I’m working on a script to trace the alpha channel of an image, and turn it into a polygon. I’m using openCV to do the tracing, which works nicely, and it’s at the point where it can trace the outline of an image but I’m stuck at the point where I want it to cut any interior holes into the outer shape.

The polygons come from openCV as a list of lists of points, where each list of points is a closed contour defining the edge of the transparent alpha channel. Say it was a top-down picture of a donut, there would be two lists of points: the first list of points would describe the outer circumference, and the second list the inner circumference. I realise that somewhere on the outer polygon there will need to be a couple of edges that connect to the inner polygon, in order for it to be topologically valid as a mesh.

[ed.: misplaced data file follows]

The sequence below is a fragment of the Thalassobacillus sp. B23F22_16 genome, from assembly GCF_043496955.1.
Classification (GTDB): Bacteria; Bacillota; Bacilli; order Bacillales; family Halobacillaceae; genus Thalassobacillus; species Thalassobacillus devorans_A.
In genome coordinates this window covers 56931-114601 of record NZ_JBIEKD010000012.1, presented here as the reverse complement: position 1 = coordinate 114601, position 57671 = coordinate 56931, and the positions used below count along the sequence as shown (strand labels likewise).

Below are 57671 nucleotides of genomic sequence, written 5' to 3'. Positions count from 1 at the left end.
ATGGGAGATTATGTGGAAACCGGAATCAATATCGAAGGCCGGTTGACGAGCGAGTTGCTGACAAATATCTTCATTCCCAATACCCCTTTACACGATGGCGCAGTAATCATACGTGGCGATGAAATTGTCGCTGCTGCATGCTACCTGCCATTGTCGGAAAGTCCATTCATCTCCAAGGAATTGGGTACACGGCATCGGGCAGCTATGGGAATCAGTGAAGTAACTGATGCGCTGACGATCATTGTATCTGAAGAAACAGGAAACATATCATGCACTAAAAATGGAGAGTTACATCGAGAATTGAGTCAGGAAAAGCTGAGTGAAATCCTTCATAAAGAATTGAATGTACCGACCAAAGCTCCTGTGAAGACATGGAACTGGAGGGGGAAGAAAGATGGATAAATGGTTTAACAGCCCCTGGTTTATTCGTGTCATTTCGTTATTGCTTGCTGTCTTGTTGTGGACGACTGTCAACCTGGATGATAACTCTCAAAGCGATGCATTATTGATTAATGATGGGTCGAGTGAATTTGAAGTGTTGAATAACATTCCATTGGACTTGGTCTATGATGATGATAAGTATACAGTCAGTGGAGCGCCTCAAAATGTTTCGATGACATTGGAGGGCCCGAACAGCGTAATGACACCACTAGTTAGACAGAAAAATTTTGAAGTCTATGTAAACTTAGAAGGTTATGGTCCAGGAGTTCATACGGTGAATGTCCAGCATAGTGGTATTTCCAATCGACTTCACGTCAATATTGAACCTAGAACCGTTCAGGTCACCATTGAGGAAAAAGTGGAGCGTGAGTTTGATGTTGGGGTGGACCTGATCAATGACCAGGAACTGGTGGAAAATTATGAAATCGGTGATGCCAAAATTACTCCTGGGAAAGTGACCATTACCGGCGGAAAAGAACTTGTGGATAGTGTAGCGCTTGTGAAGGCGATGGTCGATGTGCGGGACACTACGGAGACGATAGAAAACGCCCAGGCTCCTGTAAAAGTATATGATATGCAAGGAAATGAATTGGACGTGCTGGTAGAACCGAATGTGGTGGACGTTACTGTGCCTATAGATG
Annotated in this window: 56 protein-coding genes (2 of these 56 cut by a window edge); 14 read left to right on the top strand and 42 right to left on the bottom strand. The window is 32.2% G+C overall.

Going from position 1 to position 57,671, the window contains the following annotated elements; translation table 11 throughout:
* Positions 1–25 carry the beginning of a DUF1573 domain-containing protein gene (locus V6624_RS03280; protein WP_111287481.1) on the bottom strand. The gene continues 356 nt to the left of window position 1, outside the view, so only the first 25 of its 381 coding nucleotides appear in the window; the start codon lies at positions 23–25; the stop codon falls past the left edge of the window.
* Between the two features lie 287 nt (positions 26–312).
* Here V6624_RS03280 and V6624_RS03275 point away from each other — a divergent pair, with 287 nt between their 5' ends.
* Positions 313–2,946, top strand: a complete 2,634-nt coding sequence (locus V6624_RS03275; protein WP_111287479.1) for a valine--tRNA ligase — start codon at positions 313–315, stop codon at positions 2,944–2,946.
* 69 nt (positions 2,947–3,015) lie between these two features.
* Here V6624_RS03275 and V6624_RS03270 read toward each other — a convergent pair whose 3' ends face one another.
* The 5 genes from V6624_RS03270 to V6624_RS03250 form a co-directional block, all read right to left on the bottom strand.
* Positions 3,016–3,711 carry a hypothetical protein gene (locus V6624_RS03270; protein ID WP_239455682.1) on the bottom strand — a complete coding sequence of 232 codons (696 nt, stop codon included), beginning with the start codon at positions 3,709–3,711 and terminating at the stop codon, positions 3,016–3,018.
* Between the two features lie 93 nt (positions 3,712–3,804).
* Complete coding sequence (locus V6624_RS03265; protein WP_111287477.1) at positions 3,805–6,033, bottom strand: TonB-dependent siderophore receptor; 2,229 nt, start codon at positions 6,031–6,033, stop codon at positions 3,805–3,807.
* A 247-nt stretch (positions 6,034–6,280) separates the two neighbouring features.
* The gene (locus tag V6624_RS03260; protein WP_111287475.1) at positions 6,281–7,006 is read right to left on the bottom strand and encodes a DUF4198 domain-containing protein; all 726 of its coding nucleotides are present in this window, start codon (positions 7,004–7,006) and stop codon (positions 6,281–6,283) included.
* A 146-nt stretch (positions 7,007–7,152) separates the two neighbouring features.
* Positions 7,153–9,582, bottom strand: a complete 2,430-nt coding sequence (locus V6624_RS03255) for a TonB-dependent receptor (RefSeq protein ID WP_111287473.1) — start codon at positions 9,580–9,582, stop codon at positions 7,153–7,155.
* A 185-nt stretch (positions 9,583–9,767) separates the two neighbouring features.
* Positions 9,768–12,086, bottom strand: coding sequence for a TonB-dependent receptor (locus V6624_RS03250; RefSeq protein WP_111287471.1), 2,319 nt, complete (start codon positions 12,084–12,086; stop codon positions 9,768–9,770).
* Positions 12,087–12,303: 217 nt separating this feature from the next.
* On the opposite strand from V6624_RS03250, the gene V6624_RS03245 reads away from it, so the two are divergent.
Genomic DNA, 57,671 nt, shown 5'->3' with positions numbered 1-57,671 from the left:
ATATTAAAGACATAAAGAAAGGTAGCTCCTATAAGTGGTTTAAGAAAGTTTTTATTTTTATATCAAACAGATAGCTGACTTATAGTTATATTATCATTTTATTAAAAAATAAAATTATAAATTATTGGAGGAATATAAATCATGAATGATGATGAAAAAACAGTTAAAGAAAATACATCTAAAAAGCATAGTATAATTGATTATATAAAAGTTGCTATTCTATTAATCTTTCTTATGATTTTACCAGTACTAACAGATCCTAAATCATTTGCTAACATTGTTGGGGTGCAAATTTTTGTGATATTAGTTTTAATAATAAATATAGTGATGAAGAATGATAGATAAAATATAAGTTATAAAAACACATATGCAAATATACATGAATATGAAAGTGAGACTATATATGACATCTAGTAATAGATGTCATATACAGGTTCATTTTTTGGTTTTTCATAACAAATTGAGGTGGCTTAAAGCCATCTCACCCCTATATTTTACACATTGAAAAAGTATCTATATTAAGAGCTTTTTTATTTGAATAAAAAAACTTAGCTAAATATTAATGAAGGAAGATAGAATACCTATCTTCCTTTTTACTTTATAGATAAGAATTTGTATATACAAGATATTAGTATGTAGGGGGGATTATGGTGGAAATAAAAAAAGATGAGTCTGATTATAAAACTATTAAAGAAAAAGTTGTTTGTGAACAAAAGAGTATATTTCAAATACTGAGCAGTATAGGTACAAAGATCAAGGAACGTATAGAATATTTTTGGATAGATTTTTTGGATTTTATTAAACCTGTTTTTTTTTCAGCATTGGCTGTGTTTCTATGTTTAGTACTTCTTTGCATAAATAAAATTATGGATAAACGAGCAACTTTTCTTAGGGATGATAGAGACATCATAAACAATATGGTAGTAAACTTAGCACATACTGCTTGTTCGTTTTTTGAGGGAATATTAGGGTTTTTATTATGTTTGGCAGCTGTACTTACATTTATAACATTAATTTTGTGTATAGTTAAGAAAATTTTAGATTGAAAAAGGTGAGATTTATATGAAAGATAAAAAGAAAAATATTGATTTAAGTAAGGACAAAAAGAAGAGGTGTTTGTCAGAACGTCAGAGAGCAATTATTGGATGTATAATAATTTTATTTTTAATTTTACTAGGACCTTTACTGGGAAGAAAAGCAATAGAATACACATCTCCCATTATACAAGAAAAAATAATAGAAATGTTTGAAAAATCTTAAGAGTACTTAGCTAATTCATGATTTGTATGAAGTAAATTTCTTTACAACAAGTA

I could create two objects and use a boolean modifier, but because they are flat planes that doesn’t seem to work too well.

I thought about finding the closest pairs of points on the inner and outer shapes, but that doesn’t always work, as you can hopefully see in the diagram below. It quickly gets into the weeds of topology that’s well beyond my intelectual pay grade. But it feels like the sort of thing that some clever Maths person would have worked out in the nineteenth century, I know that there’s a non-zero winding algorithm for filling shapes with overlapping lines, but that isn’t applicable here, as the lines don’t ever overlap.

Is there a way of making holes in a planar polygon?